Psilocybin can cause acute psychological distress, dangerous behavior, and sustained psychological discomfort in uncontrolled environments, despite its lower potential of addiction and lower risk of adverse effects compared with other psychoactive drugs.29 Continued research and clinical practice guidelines may help to ensure its appropriate use.
DISCLOSURE: Dr. Hou and Ms. Gubili reported no conflicts of interest.
1. Yu CL, Yang FC, Yang SN, et al: Psilocybin for end-of-life anxiety symptoms: A systematic review and meta-analysis. Psychiatry Investig 18:958-967, 2021.
2. Johnson MW, Garcia-Romeu A, Griffiths RR: Long-term follow-up of psilocybin-facilitated smoking cessation. Am J Drug Alcohol Abuse 43:55-60, 2017.
3. Bogenschutz MP, Forcehimes AA, Pommy JA, et al: Psilocybin-assisted treatment for alcohol dependence: A proof-of-concept study. J Psychopharmacol 29:289-299, 2015.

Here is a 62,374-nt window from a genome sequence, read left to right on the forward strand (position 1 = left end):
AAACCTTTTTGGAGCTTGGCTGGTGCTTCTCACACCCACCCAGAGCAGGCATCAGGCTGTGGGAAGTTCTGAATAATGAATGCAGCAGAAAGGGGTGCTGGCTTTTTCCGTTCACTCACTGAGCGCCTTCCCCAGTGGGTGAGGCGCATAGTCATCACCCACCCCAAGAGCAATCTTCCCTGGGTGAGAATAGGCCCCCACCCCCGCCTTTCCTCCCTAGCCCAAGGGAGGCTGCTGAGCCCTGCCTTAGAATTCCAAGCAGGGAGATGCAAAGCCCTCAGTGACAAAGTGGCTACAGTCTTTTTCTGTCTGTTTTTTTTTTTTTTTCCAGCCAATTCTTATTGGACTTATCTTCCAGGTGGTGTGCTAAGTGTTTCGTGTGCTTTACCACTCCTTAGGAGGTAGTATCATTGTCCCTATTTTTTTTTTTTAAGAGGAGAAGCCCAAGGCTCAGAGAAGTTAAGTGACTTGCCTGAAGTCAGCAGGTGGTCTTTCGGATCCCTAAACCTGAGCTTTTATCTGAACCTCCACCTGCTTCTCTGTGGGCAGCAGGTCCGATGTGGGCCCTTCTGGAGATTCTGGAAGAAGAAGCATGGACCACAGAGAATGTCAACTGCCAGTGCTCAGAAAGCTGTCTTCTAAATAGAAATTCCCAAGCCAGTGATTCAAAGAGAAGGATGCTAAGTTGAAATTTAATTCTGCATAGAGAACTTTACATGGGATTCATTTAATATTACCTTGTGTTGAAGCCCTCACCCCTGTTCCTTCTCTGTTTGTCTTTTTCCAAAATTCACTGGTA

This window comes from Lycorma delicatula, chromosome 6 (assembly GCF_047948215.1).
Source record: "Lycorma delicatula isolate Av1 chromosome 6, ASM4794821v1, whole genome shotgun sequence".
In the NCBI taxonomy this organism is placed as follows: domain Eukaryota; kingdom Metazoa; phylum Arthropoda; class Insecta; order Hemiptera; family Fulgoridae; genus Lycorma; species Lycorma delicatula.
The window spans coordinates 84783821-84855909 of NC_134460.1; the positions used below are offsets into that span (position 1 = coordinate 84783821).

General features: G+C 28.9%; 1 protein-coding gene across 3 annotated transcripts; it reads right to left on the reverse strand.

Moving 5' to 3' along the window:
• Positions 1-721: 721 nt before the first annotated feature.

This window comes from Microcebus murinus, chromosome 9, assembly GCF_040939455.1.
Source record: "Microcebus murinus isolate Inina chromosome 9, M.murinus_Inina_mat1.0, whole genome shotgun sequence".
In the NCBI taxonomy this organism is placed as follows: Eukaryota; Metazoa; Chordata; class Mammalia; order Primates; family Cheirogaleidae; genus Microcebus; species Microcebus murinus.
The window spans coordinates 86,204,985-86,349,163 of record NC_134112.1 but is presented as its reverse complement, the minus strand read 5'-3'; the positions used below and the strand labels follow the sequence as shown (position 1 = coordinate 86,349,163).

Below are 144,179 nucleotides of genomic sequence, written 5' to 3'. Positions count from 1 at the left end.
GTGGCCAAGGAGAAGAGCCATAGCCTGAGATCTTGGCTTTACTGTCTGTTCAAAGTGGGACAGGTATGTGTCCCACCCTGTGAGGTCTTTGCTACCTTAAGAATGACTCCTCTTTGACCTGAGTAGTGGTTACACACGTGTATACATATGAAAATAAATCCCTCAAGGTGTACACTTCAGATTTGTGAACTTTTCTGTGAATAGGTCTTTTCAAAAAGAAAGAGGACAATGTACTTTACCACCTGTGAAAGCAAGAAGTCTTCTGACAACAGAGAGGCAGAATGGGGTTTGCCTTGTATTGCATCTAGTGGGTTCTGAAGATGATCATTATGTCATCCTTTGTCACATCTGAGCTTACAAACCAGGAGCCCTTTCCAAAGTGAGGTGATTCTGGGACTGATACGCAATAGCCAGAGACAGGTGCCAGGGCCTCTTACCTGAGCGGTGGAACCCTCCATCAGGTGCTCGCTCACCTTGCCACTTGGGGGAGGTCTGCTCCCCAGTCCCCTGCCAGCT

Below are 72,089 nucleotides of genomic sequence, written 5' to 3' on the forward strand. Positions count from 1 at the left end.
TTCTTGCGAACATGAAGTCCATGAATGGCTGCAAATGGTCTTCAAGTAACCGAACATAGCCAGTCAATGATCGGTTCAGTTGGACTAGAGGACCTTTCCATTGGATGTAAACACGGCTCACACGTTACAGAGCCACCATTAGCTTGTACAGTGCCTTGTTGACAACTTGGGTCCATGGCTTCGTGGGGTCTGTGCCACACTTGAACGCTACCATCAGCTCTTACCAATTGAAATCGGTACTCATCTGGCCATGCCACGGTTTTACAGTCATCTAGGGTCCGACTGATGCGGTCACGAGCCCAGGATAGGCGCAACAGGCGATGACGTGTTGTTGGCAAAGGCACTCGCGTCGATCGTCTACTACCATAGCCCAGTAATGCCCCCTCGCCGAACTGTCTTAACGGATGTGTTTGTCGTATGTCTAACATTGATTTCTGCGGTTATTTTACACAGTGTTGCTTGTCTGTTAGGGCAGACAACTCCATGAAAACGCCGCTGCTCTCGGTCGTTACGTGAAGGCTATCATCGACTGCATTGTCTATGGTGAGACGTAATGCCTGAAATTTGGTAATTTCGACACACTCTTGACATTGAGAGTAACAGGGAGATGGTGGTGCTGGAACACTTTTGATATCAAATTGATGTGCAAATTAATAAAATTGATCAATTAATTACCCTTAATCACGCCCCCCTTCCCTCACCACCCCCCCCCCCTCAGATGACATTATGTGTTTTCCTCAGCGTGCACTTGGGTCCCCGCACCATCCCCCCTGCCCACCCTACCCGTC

4. Carhart-Harris RL, Bolstridge M, Rucker J, et al: Psilocybin with psychological support for treatment-resistant depression: An open-label feasibility study. Lancet Psychiatry 3:619-627, 2016.
5. Carhart-Harris RL, Bolstridge M, Day CMJ, et al: Psilocybin with psychological support for treatment-resistant depression: Six-month follow-up. Psychopharmacology (Berl) 235:399-408, 2018.
6. Carhart-Harris R, Giribaldi B, Watts R, et al: Trial of psilocybin versus escitalopram for depression. N Engl J Med 384:1402-1411, 2021.
7. Davis AK, Barrett FS, May DG, et al: Effects of psilocybin-assisted therapy on major depressive disorder: A randomized clinical trial. JAMA Psychiatry 78:481-489, 2021.